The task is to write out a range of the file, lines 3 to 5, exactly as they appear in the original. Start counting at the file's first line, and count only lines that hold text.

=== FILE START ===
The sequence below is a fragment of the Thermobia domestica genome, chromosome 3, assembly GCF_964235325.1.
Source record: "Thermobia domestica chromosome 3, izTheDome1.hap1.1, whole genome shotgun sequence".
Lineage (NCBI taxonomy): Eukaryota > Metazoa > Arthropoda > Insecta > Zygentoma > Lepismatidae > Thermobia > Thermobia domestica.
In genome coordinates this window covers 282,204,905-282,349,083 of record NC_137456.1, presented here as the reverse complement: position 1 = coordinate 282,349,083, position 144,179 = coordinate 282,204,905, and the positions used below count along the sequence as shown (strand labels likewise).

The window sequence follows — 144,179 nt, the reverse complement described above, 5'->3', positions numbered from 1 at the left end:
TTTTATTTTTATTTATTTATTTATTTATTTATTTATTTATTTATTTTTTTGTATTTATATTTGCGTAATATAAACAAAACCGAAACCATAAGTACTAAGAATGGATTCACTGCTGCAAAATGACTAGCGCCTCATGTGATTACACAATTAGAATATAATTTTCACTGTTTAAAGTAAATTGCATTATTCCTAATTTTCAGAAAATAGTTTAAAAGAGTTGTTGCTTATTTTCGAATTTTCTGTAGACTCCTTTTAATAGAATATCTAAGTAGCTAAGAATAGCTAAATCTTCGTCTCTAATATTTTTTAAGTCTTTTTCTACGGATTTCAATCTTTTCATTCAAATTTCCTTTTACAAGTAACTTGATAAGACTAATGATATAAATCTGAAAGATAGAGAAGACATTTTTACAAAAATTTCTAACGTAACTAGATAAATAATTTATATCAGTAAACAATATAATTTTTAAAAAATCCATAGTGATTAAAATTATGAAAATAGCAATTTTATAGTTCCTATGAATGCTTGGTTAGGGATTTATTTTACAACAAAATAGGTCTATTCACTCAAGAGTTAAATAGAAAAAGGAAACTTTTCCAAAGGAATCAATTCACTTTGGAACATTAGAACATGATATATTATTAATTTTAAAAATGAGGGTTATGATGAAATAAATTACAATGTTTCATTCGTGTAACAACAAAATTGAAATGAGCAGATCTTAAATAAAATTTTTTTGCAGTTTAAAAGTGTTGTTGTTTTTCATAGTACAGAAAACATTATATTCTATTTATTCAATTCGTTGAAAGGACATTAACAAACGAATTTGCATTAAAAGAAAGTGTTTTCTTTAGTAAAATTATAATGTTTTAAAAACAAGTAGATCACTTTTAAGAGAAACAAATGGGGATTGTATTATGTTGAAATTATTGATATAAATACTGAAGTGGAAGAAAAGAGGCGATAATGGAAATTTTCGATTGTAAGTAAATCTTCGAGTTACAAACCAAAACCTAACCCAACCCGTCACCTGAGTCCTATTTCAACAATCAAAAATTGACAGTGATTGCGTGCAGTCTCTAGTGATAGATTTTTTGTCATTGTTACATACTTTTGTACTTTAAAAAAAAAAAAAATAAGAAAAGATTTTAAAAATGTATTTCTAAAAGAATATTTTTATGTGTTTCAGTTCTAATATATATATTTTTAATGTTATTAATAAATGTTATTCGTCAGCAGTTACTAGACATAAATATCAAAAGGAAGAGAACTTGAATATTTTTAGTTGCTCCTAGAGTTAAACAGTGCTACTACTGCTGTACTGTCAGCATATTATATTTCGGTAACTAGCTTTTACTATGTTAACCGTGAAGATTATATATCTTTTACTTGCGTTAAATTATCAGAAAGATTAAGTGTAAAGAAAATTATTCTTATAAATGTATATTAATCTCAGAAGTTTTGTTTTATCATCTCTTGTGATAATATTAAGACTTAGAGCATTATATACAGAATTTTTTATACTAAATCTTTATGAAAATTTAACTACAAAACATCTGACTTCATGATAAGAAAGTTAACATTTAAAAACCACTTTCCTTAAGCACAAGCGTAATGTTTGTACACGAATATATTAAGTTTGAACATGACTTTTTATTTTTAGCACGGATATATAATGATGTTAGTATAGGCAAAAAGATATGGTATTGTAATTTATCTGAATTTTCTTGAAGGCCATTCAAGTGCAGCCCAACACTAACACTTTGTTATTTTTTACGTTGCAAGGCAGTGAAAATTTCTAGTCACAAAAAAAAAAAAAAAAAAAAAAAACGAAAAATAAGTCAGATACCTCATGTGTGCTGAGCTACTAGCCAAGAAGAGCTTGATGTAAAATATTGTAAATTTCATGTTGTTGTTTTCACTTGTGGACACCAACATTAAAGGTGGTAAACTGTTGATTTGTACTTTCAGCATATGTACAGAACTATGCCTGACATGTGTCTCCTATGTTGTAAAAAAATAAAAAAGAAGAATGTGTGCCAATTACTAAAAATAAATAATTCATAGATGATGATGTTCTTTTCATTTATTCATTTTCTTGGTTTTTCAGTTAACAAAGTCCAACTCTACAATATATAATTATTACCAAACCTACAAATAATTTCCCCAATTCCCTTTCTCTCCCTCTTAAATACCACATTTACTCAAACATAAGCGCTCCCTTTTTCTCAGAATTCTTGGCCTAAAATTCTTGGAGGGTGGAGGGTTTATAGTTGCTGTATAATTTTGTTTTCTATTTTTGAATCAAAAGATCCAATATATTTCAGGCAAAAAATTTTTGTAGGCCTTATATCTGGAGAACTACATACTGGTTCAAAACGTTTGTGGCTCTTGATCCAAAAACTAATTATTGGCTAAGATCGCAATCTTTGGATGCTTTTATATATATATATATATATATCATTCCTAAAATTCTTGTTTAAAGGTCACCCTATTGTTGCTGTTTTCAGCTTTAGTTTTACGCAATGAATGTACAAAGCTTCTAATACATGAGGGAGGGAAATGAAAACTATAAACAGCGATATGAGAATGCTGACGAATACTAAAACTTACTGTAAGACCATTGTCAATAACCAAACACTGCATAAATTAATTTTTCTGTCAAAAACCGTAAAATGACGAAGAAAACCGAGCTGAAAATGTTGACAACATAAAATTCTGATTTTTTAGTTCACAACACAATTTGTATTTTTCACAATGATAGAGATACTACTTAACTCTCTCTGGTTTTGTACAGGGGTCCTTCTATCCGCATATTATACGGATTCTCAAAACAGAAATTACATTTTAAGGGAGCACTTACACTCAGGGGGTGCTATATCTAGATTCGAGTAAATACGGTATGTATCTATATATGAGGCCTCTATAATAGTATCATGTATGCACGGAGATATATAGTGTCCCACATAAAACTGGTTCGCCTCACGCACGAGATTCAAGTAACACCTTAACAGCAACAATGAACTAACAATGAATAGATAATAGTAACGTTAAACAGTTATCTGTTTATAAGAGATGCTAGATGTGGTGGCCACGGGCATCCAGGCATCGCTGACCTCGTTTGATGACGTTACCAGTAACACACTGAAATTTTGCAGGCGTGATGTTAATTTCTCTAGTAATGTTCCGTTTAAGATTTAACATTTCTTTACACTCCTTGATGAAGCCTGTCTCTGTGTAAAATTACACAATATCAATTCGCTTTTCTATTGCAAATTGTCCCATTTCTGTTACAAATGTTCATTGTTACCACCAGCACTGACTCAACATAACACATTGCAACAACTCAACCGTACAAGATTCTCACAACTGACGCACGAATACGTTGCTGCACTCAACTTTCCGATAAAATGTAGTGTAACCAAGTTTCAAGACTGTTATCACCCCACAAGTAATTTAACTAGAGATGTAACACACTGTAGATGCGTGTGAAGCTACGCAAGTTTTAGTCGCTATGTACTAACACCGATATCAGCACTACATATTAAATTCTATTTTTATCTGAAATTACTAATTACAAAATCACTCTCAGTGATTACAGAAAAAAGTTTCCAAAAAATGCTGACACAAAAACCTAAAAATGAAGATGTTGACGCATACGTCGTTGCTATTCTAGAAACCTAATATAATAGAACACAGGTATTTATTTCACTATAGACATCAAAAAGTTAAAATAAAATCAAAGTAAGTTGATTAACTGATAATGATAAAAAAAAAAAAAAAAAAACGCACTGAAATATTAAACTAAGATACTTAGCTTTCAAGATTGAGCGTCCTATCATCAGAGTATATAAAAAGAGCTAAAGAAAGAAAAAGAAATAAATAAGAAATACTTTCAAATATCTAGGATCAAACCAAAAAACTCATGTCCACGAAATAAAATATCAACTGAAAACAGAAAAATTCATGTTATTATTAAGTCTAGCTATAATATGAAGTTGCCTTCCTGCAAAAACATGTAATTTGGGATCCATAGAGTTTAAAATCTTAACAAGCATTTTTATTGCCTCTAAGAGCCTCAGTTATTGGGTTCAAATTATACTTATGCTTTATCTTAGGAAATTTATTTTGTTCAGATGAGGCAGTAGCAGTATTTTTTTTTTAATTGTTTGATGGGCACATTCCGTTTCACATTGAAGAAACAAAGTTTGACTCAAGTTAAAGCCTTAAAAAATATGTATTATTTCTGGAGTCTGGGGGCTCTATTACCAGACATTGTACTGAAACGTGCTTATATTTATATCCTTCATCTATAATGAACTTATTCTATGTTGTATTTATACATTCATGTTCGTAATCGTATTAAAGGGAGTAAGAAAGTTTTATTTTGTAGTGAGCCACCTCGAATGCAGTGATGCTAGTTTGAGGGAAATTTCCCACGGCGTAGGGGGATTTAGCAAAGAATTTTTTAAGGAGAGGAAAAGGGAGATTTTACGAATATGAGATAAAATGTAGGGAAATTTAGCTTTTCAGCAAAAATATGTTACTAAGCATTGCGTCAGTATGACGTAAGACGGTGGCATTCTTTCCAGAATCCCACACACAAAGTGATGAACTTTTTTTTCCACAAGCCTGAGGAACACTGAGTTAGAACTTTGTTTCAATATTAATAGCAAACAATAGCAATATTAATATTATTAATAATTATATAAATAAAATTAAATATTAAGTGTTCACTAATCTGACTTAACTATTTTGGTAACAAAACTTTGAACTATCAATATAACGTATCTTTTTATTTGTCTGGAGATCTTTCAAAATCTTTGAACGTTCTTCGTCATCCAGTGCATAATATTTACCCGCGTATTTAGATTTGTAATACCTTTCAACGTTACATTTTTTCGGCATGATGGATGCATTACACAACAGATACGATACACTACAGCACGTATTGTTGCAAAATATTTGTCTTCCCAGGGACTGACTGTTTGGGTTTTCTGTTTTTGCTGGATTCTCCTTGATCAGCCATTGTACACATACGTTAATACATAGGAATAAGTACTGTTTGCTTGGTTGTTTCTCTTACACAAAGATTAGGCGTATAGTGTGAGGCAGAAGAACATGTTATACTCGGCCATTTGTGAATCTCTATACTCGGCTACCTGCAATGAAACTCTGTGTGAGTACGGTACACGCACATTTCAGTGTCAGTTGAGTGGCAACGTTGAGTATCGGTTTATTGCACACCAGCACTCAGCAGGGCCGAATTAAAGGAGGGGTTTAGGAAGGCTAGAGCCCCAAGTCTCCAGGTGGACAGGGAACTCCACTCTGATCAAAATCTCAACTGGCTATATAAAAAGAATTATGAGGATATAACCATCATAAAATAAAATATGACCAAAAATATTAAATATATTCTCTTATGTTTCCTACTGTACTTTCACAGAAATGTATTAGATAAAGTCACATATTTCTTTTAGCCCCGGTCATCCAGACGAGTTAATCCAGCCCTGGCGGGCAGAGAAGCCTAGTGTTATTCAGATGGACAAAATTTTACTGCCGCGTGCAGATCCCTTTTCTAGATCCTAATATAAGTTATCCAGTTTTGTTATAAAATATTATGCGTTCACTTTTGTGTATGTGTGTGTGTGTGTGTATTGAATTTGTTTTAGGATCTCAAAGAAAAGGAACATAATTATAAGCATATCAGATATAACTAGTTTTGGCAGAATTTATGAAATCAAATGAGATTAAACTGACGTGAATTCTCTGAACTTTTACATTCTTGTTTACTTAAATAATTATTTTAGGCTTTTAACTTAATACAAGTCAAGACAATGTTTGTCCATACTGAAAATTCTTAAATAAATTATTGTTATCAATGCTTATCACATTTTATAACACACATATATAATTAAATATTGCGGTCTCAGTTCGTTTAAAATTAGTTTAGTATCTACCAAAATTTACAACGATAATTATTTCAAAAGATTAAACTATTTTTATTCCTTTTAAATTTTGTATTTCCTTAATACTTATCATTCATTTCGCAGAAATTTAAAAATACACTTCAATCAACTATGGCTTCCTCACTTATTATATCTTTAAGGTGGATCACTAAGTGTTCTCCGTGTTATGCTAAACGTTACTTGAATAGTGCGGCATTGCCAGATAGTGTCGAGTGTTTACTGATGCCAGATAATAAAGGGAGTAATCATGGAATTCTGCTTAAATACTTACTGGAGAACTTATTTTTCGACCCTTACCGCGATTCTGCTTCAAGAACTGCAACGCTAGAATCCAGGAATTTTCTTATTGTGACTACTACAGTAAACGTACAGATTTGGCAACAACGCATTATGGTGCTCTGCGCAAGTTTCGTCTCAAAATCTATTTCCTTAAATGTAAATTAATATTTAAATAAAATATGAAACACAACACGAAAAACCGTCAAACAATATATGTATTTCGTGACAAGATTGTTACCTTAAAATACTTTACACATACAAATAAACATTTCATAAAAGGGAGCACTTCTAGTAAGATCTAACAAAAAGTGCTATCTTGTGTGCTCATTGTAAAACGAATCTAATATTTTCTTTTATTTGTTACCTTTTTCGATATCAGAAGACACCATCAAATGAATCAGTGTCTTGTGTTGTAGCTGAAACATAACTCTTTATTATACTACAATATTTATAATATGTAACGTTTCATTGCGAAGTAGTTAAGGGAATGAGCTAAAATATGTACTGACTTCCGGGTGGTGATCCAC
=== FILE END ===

Lineage (NCBI taxonomy): Eukaryota > Metazoa > Arthropoda > Insecta > Zygentoma > Lepismatidae > Thermobia > Thermobia domestica.
In genome coordinates this window covers 282,204,905-282,349,083 of record NC_137456.1, presented here as the reverse complement: position 1 = coordinate 282,349,083, position 144,179 = coordinate 282,204,905, and the positions used below count along the sequence as shown (strand labels likewise).

The window sequence follows — 144,179 nt, the reverse complement described above, 5'->3', positions numbered from 1 at the left end: